Germany: Economic growth boosted by domestic and foreign demand in Q3
A detailed breakdown of national accounts data released on 22 November confirmed that the Euro area’s largest economy avoided a technical recession as it expanded 0.1% quarter-on-quarter in the third quarter. The print, which swung from a 0.2% contraction in the prior quarter, was driven by firmer domestic demand and a rebounding external sector. Compared to the same quarter a year earlier, meanwhile, the economy grew 1.0% in the third quarter, which contrasts the 0.1% drop in the second quarter.
Domestic demand firmed up in the quarter, with household consumption expanding 0.4% quarter-on-quarter (Q2: +0.1% quarter-on-quarter). A tight labor market fed through to higher wages, while inflationary pressures moderated notably on average in the quarter and consumer sentiment remained relatively elevated, despite falling slightly from the prior quarter. Carsten Brzeski, chief economist at ING Germany, noted that private consumption “remains an important anti-recession insurance for the entire economy. In fact, private consumption has been growing consecutively every quarter since the start of 2014.”
Moreover, government consumption growth also accelerated (Q3: +0.8% qoq; Q2: +0.6% qoq); continued robust public expenditure is in part due to a slightly more expansionary fiscal policy, which has included some tax reductions and increased social expenditure. On the other hand, fixed investment slightly dragged on domestic demand as it fell 0.1% quarter-on-quarter, although less severely than the 0.3% contraction recorded in the second quarter. The drop in fixed investment expenditure was mainly due to weaker public investment in machinery and equipment, while private investment expenditure increased.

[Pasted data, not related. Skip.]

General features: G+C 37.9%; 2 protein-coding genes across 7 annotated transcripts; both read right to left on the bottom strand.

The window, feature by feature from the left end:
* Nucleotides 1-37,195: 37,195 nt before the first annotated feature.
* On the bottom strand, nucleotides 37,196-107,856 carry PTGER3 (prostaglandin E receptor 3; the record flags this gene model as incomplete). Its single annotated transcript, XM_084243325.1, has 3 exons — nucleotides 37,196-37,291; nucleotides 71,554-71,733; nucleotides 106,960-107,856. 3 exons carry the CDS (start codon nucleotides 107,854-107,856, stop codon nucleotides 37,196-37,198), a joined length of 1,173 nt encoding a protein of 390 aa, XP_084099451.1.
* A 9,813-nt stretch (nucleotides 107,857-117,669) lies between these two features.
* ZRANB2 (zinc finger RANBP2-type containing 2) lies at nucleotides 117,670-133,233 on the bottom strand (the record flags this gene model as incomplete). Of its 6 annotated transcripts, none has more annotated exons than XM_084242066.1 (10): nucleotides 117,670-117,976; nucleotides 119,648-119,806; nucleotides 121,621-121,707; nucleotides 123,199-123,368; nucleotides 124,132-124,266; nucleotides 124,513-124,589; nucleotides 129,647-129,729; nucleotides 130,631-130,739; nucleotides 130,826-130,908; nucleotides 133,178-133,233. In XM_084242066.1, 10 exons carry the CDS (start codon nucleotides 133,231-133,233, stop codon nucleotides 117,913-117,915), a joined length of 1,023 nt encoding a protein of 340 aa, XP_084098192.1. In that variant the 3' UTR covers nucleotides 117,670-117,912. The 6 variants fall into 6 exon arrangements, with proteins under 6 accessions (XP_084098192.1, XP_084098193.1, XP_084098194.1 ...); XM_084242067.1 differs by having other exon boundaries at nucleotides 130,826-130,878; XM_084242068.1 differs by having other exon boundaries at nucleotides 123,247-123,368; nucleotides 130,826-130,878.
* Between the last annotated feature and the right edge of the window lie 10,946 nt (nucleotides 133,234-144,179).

The external sector, meanwhile, provided a further boost to economic growth, with net exports contributing 0.5 percentage points to the overall reading. This stands in contrast to the 0.6 percentage-point deduction recorded in the second quarter. Exports swung from a 1.3% contraction in the three months ending in June to a 1.0% expansion in the third quarter; imports, meanwhile, rose a tepid 0.1% in the third quarter, swinging from a 0.1% drop in the second.
Next year, the economy is expected to rebound on resilient domestic demand and a stronger contribution from the external sector. Nevertheless, as Brzeski underlined: “counting on only consumption and construction to offset the industrial downturn and on a possible rebound in global trade to cover the structural changes and disruptions facing several key sectors of the entire economy might be a risky gamble.” Calls for greater fiscal stimulus and a rethink on the ‘black zero’ (Germany’s constitutional debt brake) remain persistent. However, Dr. Andreas Rees, chief German economist at UniCredit, added that “in case you were still expecting a significant boost from fiscal policy, forget it. As made clear by Chancellor Merkel and Finance Minister Scholz in August, any marked stimulus would only come in case of a severe recession.”
Furthermore, Brexit uncertainty, lingering tensions between the United States and China, as well as a possible intensification of tensions between the single-currency bloc and the U.S., will continue to haunt the economy. Brzeski concluded that “in the short run […] the economy will continue to flirt with stagnation or even recession”. However, “a crash in the German economy is unlikely”, noted Dr. Rees.